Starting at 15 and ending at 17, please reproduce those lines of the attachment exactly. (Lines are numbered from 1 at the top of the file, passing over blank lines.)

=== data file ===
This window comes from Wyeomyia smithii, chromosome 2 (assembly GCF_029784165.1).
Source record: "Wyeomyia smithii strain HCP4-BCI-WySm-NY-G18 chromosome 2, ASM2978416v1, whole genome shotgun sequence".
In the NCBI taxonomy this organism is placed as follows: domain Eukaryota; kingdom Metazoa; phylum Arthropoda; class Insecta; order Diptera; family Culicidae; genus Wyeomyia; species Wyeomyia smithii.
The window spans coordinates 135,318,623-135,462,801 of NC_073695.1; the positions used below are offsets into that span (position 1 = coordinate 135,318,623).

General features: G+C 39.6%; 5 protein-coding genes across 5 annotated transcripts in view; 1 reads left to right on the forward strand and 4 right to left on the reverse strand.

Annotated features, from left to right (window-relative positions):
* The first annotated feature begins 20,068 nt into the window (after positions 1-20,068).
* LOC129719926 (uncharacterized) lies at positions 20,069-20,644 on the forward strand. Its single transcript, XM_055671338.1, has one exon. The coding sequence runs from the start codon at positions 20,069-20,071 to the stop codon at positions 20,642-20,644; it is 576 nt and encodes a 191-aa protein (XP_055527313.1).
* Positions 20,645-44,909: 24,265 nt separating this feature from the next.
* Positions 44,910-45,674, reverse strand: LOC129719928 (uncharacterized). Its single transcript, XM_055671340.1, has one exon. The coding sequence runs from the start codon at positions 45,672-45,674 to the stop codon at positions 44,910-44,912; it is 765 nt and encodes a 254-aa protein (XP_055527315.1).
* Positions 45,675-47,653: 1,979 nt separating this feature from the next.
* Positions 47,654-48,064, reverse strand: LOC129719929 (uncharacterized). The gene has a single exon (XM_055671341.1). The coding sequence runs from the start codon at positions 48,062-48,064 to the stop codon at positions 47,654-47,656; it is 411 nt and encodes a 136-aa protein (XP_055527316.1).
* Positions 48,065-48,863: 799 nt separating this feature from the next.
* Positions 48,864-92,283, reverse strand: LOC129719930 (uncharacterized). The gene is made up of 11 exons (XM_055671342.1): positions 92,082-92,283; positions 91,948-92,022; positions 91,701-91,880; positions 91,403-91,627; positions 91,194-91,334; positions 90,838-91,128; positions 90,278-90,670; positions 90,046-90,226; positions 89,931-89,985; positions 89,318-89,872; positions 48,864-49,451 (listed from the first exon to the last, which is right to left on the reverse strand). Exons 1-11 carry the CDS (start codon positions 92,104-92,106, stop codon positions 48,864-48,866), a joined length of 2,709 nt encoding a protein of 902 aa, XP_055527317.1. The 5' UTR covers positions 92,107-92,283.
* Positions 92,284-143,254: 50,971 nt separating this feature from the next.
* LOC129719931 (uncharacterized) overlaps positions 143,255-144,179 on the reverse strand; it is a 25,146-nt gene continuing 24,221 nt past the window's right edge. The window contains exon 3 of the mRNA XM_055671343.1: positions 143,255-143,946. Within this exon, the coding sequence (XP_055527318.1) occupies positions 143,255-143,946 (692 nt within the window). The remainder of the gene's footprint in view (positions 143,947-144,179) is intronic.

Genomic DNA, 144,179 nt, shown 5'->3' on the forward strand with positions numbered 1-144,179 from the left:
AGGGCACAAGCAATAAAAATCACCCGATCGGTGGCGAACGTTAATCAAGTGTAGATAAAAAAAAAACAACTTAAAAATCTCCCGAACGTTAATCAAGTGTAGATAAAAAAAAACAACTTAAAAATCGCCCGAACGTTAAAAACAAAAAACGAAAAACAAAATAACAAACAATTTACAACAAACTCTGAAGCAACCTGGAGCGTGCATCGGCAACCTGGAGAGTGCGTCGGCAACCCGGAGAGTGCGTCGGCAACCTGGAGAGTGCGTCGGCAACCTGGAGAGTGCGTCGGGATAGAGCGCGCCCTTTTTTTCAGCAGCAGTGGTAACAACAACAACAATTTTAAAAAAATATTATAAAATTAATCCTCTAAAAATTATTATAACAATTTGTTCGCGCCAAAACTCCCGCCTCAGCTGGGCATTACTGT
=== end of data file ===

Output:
* Positions 92,284-143,254: 50,971 nt separating this feature from the next.
* LOC129719931 (uncharacterized) overlaps positions 143,255-144,179 on the reverse strand; it is a 25,146-nt gene continuing 24,221 nt past the window's right edge. The window contains exon 3 of the mRNA XM_055671343.1: positions 143,255-143,946. Within this exon, the coding sequence (XP_055527318.1) occupies positions 143,255-143,946 (692 nt within the window). The remainder of the gene's footprint in view (positions 143,947-144,179) is intronic.

Genomic DNA, 144,179 nt, shown 5'->3' on the forward strand with positions numbered 1-144,179 from the left: